2. The improved module of claim 1 wherein said weight member is a hinged weight member having a hinge portion positioned in said case between said lighted end and said wafer battery.
3. The improved module of claim 2 wherein said hinged weight member has an arm which extends over said wafer battery and in contact with said upper conductor and said arm extends past said wafer battery to a weight portion.
4. The improved module of claim 3 wherein said hinge portion is captured in a groove in said case near the lighted end thereof.
5. The improved module of claim 3 wherein said weight portion of said weight member extends from said arm of said hinge weight member downwardly toward the floor of said case.
6. The improved module of claim 1 wherein said case includes side walls extending upwardly from said floor and said side walls each has a groove which supports said wafer battery.
7. An improved module of the type having a light emitting diode and a wafer battery held in a case which improved module provides intermittent light when moved up and down, said module comprising:
a case having a floor, two side walls, a lighted end and an LED supporting cavity at the lighted end thereof;
an LED held in said LED supporting cavity of said case, said LED having a transparent lens portion, an upper conductor and a lower conductor, said LED being supported in said case so that the lower conductor is adjacent said floor and the upper conductor is supported in a cantilevered manner from said transparent lens portion above said floor;
a wafer battery having a positive and a negative terminal on a first and second side thereof, said wafer battery being held by said two side walls of said case and positioned so that one of its positive and negative terminals continuously contacts the lower conductor of said LED and the upper conductor is positioned so that it is spaced from another of the negative and positive terminals of said wafer battery; and
a hinged weight member held by said case above the upper conductor of said LED, said hinged weight member having a hinge portion and a weight portion and an arm and said hinge portion being captured by said case but said weight portion of said hinged weight member being permitted some vertical movement so that when the module is moved upwardly from a rest position or when a downward movement of the module is stopped, the weight portion moves downwardly by the force of inertia, and said hinged weight member having a surface which contacts the upper conductor and the downward inertia of the weight portion will force the upper conductor of said LED into contact with the other of the negative and positive terminals of said wafer battery but said weight portion and the upper conductor being selected so that the tendency of the upper conductor to bias itself away from the wafer battery will overcome the resting weight portion of the weight member so that the upper conductor will move away from the wafer battery when the module is at rest, whereby the LED will be lighted by the contact of the upper conductor with the wafer battery when the force of downward inertia overcomes the biased force of the upper conductor which urges the upper conductor away from the wafer battery.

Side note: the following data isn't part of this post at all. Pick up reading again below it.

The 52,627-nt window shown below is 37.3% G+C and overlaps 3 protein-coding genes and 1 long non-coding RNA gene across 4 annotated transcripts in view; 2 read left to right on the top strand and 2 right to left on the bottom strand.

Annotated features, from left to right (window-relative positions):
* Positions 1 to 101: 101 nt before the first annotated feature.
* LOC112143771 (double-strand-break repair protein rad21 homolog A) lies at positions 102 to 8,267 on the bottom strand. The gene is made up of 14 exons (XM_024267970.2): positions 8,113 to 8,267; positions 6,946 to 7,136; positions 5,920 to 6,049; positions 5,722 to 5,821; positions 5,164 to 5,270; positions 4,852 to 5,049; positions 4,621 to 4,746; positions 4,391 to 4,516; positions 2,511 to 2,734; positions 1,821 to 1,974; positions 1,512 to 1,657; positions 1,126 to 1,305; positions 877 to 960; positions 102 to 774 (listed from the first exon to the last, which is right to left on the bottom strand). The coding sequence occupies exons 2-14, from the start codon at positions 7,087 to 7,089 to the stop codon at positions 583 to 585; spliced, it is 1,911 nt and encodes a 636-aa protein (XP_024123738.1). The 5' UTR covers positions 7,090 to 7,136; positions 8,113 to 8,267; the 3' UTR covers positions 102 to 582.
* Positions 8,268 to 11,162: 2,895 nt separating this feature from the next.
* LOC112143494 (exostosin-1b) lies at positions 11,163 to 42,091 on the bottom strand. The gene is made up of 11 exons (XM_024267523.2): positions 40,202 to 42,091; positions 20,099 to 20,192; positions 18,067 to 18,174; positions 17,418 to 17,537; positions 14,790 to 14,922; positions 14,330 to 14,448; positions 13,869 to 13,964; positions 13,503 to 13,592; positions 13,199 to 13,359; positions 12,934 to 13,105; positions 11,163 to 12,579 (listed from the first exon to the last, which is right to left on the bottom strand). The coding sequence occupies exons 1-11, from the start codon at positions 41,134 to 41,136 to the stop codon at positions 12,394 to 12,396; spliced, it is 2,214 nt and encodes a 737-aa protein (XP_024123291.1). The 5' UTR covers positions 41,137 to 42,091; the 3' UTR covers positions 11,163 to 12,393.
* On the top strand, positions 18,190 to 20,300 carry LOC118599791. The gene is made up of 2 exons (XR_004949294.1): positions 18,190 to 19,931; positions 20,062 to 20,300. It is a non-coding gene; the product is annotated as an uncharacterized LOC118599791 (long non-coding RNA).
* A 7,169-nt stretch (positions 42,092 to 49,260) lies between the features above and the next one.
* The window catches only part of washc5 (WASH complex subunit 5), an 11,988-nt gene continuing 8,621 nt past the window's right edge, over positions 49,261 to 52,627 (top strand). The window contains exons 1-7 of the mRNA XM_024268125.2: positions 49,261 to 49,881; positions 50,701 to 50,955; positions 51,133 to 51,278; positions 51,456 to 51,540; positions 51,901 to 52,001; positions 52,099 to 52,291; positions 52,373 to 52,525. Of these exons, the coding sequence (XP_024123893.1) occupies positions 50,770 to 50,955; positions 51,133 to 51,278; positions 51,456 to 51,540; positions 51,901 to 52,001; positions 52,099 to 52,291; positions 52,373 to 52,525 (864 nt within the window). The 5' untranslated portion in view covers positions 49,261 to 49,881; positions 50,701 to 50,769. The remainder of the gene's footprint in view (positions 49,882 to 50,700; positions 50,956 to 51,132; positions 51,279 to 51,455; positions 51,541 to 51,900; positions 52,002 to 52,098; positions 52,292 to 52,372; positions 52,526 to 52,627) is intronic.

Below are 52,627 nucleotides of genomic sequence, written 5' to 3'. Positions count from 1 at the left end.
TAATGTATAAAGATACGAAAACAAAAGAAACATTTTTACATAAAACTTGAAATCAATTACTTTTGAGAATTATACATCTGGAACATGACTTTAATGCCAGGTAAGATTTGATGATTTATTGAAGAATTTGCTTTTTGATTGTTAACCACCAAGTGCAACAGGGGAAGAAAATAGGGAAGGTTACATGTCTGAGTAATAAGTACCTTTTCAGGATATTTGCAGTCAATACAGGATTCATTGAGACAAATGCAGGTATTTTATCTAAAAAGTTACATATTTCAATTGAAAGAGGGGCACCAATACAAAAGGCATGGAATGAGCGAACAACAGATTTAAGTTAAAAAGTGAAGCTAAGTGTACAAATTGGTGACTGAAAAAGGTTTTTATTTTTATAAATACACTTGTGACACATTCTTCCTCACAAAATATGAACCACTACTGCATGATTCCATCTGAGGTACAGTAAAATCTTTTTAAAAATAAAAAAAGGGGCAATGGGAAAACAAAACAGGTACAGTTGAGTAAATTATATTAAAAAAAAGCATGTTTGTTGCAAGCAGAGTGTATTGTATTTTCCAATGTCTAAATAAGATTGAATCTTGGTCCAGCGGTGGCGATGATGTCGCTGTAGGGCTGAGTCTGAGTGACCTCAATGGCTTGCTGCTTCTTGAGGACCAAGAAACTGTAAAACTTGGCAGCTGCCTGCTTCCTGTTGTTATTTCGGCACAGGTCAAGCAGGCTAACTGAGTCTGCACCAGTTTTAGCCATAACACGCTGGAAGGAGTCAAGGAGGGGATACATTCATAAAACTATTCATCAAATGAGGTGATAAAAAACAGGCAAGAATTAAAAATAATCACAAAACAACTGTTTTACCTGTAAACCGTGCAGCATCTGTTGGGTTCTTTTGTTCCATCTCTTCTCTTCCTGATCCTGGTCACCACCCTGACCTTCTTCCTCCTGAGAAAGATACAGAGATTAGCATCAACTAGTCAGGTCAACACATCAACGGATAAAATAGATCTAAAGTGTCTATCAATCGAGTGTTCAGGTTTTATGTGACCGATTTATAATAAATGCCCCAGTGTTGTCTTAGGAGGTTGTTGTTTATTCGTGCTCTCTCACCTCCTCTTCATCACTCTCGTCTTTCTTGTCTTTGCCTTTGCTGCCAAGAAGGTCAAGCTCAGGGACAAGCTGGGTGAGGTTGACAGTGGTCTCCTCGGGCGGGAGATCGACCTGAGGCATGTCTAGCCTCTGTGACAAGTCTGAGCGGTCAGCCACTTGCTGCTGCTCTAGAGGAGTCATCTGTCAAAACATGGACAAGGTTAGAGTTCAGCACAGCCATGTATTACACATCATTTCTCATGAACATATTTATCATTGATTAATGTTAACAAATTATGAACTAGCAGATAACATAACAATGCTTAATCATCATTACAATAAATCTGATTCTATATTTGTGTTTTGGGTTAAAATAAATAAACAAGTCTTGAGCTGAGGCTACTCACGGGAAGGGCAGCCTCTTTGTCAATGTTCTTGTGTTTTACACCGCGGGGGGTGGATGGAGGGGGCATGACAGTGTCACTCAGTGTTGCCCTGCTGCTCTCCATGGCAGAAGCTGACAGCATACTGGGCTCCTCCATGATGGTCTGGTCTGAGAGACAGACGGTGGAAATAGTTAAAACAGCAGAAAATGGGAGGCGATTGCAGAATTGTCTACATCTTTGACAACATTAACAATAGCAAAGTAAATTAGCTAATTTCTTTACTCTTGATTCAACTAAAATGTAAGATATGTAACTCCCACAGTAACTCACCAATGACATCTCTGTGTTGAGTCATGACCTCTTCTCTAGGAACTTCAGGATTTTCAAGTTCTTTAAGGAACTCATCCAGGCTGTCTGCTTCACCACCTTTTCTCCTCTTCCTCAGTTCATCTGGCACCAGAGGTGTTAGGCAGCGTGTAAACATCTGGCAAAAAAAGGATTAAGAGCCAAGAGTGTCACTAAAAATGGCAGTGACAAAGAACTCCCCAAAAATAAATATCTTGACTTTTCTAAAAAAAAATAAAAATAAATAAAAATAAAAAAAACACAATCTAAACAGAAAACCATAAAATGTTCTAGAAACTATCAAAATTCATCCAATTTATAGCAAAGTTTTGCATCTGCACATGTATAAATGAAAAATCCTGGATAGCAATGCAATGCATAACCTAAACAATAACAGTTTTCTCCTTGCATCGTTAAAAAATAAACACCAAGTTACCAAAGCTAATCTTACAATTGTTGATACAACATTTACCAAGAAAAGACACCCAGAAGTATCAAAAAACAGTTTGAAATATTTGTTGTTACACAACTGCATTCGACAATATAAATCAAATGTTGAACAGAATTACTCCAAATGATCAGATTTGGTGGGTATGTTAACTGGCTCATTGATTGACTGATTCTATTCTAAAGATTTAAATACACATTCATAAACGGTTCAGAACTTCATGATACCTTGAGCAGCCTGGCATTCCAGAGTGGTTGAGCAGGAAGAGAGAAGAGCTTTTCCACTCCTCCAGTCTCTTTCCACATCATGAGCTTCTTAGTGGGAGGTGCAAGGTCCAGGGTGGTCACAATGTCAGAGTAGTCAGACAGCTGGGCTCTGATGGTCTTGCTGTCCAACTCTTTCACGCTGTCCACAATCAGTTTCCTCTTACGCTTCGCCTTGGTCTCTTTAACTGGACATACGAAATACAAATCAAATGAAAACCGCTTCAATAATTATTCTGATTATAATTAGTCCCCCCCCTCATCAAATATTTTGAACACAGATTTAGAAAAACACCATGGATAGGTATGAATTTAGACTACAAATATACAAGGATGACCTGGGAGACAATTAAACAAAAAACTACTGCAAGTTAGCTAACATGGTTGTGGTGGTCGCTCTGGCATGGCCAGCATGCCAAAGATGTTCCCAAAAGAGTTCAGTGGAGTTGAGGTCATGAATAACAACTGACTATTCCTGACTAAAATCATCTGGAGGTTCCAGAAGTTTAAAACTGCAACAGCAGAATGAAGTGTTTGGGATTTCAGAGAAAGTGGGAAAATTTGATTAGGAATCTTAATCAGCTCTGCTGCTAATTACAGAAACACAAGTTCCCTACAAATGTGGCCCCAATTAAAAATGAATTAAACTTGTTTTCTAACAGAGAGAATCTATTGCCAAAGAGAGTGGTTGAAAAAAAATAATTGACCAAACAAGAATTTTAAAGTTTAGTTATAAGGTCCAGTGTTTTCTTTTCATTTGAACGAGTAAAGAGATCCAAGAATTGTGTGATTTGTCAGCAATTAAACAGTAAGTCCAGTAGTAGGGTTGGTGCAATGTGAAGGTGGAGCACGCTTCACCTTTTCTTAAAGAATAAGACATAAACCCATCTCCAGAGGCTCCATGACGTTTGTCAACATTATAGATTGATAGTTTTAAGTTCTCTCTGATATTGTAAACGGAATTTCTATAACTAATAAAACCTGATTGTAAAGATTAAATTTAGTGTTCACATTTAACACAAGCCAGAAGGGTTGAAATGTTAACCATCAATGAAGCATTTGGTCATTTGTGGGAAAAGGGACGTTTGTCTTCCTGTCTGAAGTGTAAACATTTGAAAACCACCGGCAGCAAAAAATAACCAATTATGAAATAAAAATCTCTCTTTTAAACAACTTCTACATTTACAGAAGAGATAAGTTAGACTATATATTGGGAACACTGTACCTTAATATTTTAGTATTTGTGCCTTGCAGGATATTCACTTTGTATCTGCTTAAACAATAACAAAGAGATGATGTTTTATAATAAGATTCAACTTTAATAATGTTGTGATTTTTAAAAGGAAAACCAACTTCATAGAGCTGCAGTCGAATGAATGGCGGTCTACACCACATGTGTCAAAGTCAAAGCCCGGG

Description
BACKGROUND OF THE INVENTION

The field of the invention is footwear, and the invention relates more particularly to footwear with molded shoes of the type generally referred to as "gym shoes" and furthermore, of the type of "gym shoe" that has a light in the sole thereof.

Gym shoes, or more specifically basketball, jogging, and tennis shoes, have become a large selling product particularly to the youth. Since many such shoes are often worn at night, ways are needed to improve visibility for safety. Various designs have been devised for providing a bright light in the sole of a shoe. Applicant's co-pending application, Ser. No. 07/806,925 filed Dec. 11, 1991, shows a design of intermittently lighted shoe which utilizes the weight of the wearer to move down a conductor of a light-emitting diode into contact with a wafer battery. While this design is very satisfactory for most uses, a design which does not require the wearer to depress and deform the lighted module, would be useful. Furthermore, more of an on and off flashing action to the light-emitting diode would provide a somewhat more flashy appearance which is beneficial from a marketing as well as a safety standpoint, by providing a more visible signal.